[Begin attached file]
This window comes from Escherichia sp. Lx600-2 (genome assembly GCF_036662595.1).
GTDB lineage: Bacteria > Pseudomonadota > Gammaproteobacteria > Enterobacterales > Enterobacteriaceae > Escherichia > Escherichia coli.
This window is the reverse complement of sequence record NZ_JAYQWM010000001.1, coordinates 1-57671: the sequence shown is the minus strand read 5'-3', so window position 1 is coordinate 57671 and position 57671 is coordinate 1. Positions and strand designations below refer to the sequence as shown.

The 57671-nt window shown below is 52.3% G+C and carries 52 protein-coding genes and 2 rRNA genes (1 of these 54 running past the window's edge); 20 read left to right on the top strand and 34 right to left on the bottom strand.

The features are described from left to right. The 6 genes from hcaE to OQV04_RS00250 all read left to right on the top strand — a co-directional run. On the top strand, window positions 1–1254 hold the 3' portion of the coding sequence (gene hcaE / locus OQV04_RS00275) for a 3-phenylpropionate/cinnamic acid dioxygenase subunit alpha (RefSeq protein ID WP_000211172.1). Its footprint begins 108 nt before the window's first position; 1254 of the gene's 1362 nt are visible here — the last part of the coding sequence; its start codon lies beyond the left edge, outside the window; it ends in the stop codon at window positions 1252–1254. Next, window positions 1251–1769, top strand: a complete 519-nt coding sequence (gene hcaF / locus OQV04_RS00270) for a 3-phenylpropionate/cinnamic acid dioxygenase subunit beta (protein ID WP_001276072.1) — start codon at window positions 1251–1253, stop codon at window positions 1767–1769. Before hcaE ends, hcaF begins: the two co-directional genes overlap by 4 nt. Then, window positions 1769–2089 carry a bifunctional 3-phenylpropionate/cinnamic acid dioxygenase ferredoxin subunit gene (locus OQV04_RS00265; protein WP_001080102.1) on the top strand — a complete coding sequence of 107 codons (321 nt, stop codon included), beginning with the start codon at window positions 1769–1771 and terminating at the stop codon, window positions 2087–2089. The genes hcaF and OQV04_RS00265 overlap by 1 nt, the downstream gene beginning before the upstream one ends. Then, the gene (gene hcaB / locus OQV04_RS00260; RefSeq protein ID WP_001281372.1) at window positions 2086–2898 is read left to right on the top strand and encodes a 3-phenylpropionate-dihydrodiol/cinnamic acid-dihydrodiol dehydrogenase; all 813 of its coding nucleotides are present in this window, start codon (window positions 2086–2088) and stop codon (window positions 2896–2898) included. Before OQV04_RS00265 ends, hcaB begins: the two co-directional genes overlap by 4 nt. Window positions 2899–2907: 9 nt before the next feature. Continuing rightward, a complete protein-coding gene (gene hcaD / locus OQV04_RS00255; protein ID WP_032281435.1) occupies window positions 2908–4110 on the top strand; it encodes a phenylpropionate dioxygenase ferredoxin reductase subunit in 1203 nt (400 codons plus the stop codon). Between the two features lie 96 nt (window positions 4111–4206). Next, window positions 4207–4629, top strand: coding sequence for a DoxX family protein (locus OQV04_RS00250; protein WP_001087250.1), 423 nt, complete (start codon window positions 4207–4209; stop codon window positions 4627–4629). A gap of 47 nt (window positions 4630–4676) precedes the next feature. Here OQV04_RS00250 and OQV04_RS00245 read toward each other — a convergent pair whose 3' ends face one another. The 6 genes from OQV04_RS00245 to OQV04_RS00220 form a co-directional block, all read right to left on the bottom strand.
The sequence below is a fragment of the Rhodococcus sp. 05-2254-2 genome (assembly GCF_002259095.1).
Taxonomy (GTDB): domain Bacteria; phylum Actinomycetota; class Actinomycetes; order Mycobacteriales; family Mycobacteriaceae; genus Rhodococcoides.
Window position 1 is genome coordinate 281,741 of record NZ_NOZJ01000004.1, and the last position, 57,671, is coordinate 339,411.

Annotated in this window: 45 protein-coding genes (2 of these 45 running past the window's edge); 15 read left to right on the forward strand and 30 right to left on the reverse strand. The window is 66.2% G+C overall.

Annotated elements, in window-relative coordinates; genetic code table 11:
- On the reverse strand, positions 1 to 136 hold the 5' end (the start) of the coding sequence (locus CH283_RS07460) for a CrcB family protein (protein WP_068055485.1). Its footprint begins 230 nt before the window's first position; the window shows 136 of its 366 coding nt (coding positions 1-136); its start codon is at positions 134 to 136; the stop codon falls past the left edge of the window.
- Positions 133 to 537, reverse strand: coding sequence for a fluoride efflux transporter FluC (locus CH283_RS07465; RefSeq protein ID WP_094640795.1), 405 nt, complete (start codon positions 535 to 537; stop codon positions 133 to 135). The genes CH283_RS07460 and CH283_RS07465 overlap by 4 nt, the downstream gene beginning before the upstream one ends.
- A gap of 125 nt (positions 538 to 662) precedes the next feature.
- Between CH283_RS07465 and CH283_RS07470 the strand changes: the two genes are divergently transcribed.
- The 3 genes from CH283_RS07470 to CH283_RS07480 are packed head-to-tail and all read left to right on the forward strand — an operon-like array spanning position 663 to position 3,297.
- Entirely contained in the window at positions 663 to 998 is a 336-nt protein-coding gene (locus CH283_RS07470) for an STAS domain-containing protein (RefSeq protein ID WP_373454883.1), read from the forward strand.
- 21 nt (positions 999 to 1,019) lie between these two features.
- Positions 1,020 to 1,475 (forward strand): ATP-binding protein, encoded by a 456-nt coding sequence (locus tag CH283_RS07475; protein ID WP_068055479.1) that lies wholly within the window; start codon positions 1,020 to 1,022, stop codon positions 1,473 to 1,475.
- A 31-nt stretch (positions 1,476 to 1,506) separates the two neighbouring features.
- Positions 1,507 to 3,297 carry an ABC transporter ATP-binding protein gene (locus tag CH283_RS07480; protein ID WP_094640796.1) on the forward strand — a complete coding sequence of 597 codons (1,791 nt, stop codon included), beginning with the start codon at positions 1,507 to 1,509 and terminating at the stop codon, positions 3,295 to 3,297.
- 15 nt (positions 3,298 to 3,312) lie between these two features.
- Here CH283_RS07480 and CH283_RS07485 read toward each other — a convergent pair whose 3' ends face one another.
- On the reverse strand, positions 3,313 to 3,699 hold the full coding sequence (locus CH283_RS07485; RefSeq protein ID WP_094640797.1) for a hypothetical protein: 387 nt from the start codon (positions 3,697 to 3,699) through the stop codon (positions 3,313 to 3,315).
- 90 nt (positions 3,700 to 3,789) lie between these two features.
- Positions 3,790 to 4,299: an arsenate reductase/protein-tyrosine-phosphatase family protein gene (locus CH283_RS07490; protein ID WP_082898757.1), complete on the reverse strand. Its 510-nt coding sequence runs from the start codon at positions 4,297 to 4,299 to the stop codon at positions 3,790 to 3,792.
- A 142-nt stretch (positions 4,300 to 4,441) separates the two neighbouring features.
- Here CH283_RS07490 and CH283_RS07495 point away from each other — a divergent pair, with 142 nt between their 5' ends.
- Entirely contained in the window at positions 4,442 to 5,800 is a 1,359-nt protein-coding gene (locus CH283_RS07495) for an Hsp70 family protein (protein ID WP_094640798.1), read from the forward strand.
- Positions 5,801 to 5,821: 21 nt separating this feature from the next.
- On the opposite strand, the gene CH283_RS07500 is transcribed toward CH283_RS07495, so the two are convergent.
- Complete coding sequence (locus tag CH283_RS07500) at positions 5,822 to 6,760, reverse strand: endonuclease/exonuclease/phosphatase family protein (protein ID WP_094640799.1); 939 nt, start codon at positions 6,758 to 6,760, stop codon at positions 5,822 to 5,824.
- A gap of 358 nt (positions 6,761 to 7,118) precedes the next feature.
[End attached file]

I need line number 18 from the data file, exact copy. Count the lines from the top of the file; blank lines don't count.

- Positions 1,020 to 1,475 (forward strand): ATP-binding protein, encoded by a 456-nt coding sequence (locus tag CH283_RS07475; protein ID WP_068055479.1) that lies wholly within the window; start codon positions 1,020 to 1,022, stop codon positions 1,473 to 1,475.